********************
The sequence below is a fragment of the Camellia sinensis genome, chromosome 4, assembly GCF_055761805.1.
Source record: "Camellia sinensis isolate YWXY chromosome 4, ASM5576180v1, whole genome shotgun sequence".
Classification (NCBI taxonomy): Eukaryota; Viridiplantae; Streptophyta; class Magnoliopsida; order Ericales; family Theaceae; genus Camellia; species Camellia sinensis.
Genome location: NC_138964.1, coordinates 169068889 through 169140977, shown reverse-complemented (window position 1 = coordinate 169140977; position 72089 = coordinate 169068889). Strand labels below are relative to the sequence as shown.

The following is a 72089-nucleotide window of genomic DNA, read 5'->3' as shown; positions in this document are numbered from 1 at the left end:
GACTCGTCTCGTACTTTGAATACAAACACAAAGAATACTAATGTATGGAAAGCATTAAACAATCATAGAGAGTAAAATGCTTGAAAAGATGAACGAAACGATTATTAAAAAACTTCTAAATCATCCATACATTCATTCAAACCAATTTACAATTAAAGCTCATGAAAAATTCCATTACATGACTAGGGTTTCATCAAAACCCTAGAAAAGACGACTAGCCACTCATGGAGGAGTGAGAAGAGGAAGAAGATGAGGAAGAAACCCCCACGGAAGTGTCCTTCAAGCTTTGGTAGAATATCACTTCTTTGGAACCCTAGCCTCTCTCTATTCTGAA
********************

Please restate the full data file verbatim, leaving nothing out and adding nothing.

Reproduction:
The sequence below is a fragment of the Camellia sinensis genome, chromosome 4, assembly GCF_055761805.1.
Source record: "Camellia sinensis isolate YWXY chromosome 4, ASM5576180v1, whole genome shotgun sequence".
Classification (NCBI taxonomy): Eukaryota; Viridiplantae; Streptophyta; class Magnoliopsida; order Ericales; family Theaceae; genus Camellia; species Camellia sinensis.
Genome location: NC_138964.1, coordinates 169068889 through 169140977, shown reverse-complemented (window position 1 = coordinate 169140977; position 72089 = coordinate 169068889). Strand labels below are relative to the sequence as shown.

The following is a 72089-nucleotide window of genomic DNA, read 5'->3' as shown; positions in this document are numbered from 1 at the left end:
GACTCGTCTCGTACTTTGAATACAAACACAAAGAATACTAATGTATGGAAAGCATTAAACAATCATAGAGAGTAAAATGCTTGAAAAGATGAACGAAACGATTATTAAAAAACTTCTAAATCATCCATACATTCATTCAAACCAATTTACAATTAAAGCTCATGAAAAATTCCATTACATGACTAGGGTTTCATCAAAACCCTAGAAAAGACGACTAGCCACTCATGGAGGAGTGAGAAGAGGAAGAAGATGAGGAAGAAACCCCCACGGAAGTGTCCTTCAAGCTTTGGTAGAATATCACTTCTTTGGAACCCTAGCCTCTCTCTATTCTGAA